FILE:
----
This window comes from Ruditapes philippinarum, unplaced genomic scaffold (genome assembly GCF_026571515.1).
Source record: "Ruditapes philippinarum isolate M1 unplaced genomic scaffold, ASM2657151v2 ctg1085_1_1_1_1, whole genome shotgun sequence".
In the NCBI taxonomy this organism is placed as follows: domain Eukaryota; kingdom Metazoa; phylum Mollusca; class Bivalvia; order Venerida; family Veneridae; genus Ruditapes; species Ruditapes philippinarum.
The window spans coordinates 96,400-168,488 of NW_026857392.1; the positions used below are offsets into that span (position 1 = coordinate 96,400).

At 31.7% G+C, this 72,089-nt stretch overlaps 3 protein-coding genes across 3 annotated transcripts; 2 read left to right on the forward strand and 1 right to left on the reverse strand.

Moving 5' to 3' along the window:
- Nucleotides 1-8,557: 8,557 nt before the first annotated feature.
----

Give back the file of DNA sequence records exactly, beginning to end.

This window comes from Ruditapes philippinarum, unplaced genomic scaffold (genome assembly GCF_026571515.1).
Source record: "Ruditapes philippinarum isolate M1 unplaced genomic scaffold, ASM2657151v2 ctg1085_1_1_1_1, whole genome shotgun sequence".
In the NCBI taxonomy this organism is placed as follows: domain Eukaryota; kingdom Metazoa; phylum Mollusca; class Bivalvia; order Venerida; family Veneridae; genus Ruditapes; species Ruditapes philippinarum.
The window spans coordinates 96,400-168,488 of NW_026857392.1; the positions used below are offsets into that span (position 1 = coordinate 96,400).

At 31.7% G+C, this 72,089-nt stretch overlaps 3 protein-coding genes across 3 annotated transcripts; 2 read left to right on the forward strand and 1 right to left on the reverse strand.

Moving 5' to 3' along the window:
- Nucleotides 1-8,557: 8,557 nt before the first annotated feature.